On the Buses: "No matter what happens at least you were there for that person."

On the Buses: "No matter what happens at least you were there for that person."
On The Buses. Christina and Josephine Jones. Picture: Eddie O'Hare

TIGHTKNIT sisters en route to visit their mother in a nursing home revealed she no longer recognises them due to Alzheimer's disease.

This wasn't the first difficult journey for Josephine and Christina Jones who always face life's challenging hurdles together.

"Christina sat with me all through my chemo when I had breast cancer 11 years ago, "Josephine recalled.

Christina, who also travelling on the 202 route linking Cork city to Mahon and Knocknaheeny, added: "I was trying to hide how sad I was because Josephine was being so strong-minded. We're stubborn in our family. I think that's what gets us through. Our mum survived cancer too. That's who we're on our way to now actually."

"Mum has Alzheimer's so no longer recognises us. It's very hard going to visit on your own so it's lucky that we have each other. Mum is bed bound now and trying her best to talk. We just chat away. She looked happy last week."

Josephine added: "It was like she knew us."

Christina advised those in similar circumstances to battle on through the hardship.

"It's tough to visit a loved one who no longer recognises you. The visits are more for "you" really. It's about knowing that no matter what happens at least you were there for that person."

Josephine and Christine have stuck together through thick and thin "You just do your best. We have each other. That's the main thing."

The names of Joesphine's grandchildren tattooed across her arm serve as a reminder of the many blessings she has left.

"I can only tattoo one of my arms because I had the lymph nodes removed in the other. There's still a couple of more names I have to add," she said. 

"Having been sick does make you seize the day a bit more."

She advised those at their start of journey with breast cancer to stay strong.

"Of course you have your crying but you have to stay strong and not give into it," she said.

Monica O'Leary from Albert Road and her niece Carol Coleman had an equally unbreakable bond.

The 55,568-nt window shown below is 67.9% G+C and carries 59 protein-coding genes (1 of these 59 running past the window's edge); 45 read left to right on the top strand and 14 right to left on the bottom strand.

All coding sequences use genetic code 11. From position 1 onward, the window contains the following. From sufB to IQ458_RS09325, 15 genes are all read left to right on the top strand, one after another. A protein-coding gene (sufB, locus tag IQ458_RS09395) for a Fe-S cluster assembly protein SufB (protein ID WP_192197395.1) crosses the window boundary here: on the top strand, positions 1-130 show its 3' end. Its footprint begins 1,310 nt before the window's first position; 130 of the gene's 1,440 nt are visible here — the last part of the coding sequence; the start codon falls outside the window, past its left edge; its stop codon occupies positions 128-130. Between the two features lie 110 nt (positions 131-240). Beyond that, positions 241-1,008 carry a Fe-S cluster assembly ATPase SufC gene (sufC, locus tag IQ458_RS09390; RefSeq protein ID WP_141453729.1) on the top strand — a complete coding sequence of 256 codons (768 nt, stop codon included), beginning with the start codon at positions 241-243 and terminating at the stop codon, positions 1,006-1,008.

Monica O'Leary and Carol Coleman. Picture: Eddie O'Hare
Monica O'Leary and Carol Coleman. Picture: Eddie O'Hare

"Monica is the youngest of my mum's seven sisters. I go to her for the kind of things you can only go to a mum for. Good or bad, I go to her for everything. Mum passed away 27 years ago and Monica was always there for me. My mum wasn't just Monica's sister but her Godmother as well."

Finbar Daly from Mahon had returned to Ireland after retiring from a job in the UK.

Finbar Daly. Picture: Eddie O'Hare
Finbar Daly. Picture: Eddie O'Hare

"I worked in an organisation that enabled people with intellectual disabilities to live independently. I really loved it. The UK government were very good for supporting people with intellectual disabilities."

"The organisation was a 24-hour service as many of the service users suffered from medical issues like epilepsy and needed the support."

Finbar has fond memories of his time with the organisation's service users.

"We even all went on holidays to Ireland together. They loved it because it was so new to them."

Michael O'Sullivan and his wife Marie from Knocknaheeny were still reeling after the loss of their beloved dog Saffy.

Michael and Marie O'Sullivan. Picture: Eddie O'Hare
Michael and Marie O'Sullivan. Picture: Eddie O'Hare

"Saffy was a rescue dog. We got her 13 years ago when she was just a year old. She died of a heart complaint after being sick for a year and a half. Saffy was like my little shadow."

"What I miss most is the sound of her little paws on the wooden floor. Every time I opened the fridge she would be standing there right next to me. My hope is to adopt another rescue dog as I feel that would be a fitting tribute to Saffy. That's hard to do when you're wrapped up in mourning but I will get around to it soon."

Airline studies student Dylan Crowley from Hollyhill spoke of his passion for aviation.

Dylan Crowley. Picture: Eddie O'Hare
Dylan Crowley. Picture: Eddie O'Hare

"My dad fixes engines in planes. I've learned to fly a plane with the use of a simulator. It's something I've been doing since around the age of 12 or 13."

"People are often amazed at the number of buttons it has but I've never found it that hard. I do a lot of research and take notes on how I can improve in order to move forward."

The 19-year-old added that he would like to eventually train as a pilot one day, but his main goal is just to be happy.

While most other two-year-old's are playing with dolls Katie Beadle has other things on her mind.

Paul and Katie Beadle. Picture: Eddie O'Hare
Paul and Katie Beadle. Picture: Eddie O'Hare

"She's a real tomboy and loves motorbikes," her dad Paul said.

While most people complain about our climate bus driver Jarek Kimok is thankful for it.

Bus driver Jarek Kimok. Picture: Eddie O'Hare
Bus driver Jarek Kimok. Picture: Eddie O'Hare

"I've never liked the heat," the Polish native said. "There's a nice climate here."

The last word of the day went to Richard Keating from Hollyhill.

On The Buses. Richard Keating. Picture: Eddie O'Hare
On The Buses. Richard Keating. Picture: Eddie O'Hare

"Although I have back problems I still try to get out walking as much as possible," he told the Evening Echo. "I also have a wonderful wife named Bernadette."

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